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src/Doc/Tutorial/Types/Pairs.thy

author | haftmann |

Tue Oct 13 09:21:15 2015 +0200 (2015-10-13) | |

changeset 61424 | c3658c18b7bc |

parent 58860 | fee7cfa69c50 |

child 67399 | eab6ce8368fa |

permissions | -rw-r--r-- |

prod_case as canonical name for product type eliminator

1 (*<*)theory Pairs imports Main begin(*>*)

3 section{*Pairs and Tuples*}

5 text{*\label{sec:products}

6 Ordered pairs were already introduced in \S\ref{sec:pairs}, but only with a minimal

7 repertoire of operations: pairing and the two projections @{term fst} and

8 @{term snd}. In any non-trivial application of pairs you will find that this

9 quickly leads to unreadable nests of projections. This

10 section introduces syntactic sugar to overcome this

11 problem: pattern matching with tuples.

12 *}

14 subsection{*Pattern Matching with Tuples*}

16 text{*

17 Tuples may be used as patterns in $\lambda$-abstractions,

18 for example @{text"\<lambda>(x,y,z).x+y+z"} and @{text"\<lambda>((x,y),z).x+y+z"}. In fact,

19 tuple patterns can be used in most variable binding constructs,

20 and they can be nested. Here are

21 some typical examples:

22 \begin{quote}

23 @{term"let (x,y) = f z in (y,x)"}\\

24 @{term"case xs of [] => (0::nat) | (x,y)#zs => x+y"}\\

25 @{text"\<forall>(x,y)\<in>A. x=y"}\\

26 @{text"{(x,y,z). x=z}"}\\

27 @{term"\<Union>(x,y)\<in>A. {x+y}"}

28 \end{quote}

29 The intuitive meanings of these expressions should be obvious.

30 Unfortunately, we need to know in more detail what the notation really stands

31 for once we have to reason about it. Abstraction

32 over pairs and tuples is merely a convenient shorthand for a more complex

33 internal representation. Thus the internal and external form of a term may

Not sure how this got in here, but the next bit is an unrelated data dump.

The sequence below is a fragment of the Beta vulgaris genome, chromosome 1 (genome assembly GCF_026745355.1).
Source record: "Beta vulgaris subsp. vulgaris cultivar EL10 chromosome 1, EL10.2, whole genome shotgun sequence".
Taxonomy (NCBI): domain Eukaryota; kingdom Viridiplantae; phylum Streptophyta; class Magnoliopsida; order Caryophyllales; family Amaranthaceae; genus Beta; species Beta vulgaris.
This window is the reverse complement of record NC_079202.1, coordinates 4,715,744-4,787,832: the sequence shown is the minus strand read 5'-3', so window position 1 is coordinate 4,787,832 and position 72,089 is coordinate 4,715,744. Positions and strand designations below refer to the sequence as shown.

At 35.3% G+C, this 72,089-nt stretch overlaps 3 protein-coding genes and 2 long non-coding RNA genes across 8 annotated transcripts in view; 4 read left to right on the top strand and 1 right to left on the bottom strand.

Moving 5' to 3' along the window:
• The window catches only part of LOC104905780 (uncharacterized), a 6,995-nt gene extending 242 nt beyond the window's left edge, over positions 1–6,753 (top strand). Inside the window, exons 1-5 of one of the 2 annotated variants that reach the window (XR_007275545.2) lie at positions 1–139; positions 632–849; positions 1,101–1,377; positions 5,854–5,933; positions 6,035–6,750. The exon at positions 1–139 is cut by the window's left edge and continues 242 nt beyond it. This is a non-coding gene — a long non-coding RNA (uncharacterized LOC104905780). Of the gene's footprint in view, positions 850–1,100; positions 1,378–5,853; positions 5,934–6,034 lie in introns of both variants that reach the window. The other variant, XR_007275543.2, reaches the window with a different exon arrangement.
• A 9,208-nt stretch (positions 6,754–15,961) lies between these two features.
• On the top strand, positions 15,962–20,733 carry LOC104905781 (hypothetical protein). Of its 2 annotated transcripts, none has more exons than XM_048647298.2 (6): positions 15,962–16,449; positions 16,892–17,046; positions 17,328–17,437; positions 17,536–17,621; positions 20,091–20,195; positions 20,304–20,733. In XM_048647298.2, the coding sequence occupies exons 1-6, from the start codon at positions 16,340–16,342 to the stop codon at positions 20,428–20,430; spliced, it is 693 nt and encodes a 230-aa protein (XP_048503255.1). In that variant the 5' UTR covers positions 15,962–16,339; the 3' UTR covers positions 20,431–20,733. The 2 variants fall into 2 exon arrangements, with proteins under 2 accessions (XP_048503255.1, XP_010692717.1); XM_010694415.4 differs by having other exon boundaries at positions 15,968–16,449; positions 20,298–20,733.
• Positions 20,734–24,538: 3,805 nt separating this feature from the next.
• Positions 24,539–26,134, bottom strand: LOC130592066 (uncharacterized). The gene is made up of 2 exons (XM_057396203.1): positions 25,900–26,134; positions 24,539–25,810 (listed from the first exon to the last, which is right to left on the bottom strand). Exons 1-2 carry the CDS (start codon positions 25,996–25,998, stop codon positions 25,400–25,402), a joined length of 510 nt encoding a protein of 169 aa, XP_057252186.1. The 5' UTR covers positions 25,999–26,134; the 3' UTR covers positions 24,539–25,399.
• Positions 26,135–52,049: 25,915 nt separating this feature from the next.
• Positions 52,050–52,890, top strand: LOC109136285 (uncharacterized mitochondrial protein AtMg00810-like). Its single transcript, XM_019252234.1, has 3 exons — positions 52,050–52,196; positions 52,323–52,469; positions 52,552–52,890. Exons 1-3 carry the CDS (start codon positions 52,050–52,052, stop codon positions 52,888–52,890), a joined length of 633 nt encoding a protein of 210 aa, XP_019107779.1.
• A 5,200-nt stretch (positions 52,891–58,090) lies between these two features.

34 differ, which can affect proofs. If you want to avoid this complication,

35 stick to @{term fst} and @{term snd} and write @{term"%p. fst p + snd p"}

36 instead of @{text"\<lambda>(x,y). x+y"}. These terms are distinct even though they

37 denote the same function.

39 Internally, @{term"%(x,y). t"} becomes @{text"case_prod (\<lambda>x y. t)"}, where

40 \cdx{split} is the uncurrying function of type @{text"('a \<Rightarrow> 'b

41 \<Rightarrow> 'c) \<Rightarrow> 'a \<times> 'b \<Rightarrow> 'c"} defined as

42 \begin{center}

43 @{thm split_def}

44 \hfill(@{thm[source]split_def})

45 \end{center}

46 Pattern matching in

47 other variable binding constructs is translated similarly. Thus we need to

48 understand how to reason about such constructs.

49 *}

51 subsection{*Theorem Proving*}

53 text{*

54 The most obvious approach is the brute force expansion of @{term split}:

55 *}

57 lemma "(\<lambda>(x,y).x) p = fst p"

58 by(simp add: split_def)

60 text{* \noindent

61 This works well if rewriting with @{thm[source]split_def} finishes the

62 proof, as it does above. But if it does not, you end up with exactly what

63 we are trying to avoid: nests of @{term fst} and @{term snd}. Thus this

64 approach is neither elegant nor very practical in large examples, although it

65 can be effective in small ones.

67 If we consider why this lemma presents a problem,

68 we realize that we need to replace variable~@{term

69 p} by some pair @{term"(a,b)"}. Then both sides of the

70 equation would simplify to @{term a} by the simplification rules

71 @{thm split_conv[no_vars]} and @{thm fst_conv[no_vars]}.

72 To reason about tuple patterns requires some way of

73 converting a variable of product type into a pair.

74 In case of a subterm of the form @{term"case_prod f p"} this is easy: the split

75 rule @{thm[source]prod.split} replaces @{term p} by a pair:%

76 \index{*split (method)}

77 *}

79 lemma "(\<lambda>(x,y).y) p = snd p"

80 apply(split prod.split)

82 txt{*

83 @{subgoals[display,indent=0]}

84 This subgoal is easily proved by simplification. Thus we could have combined

85 simplification and splitting in one command that proves the goal outright: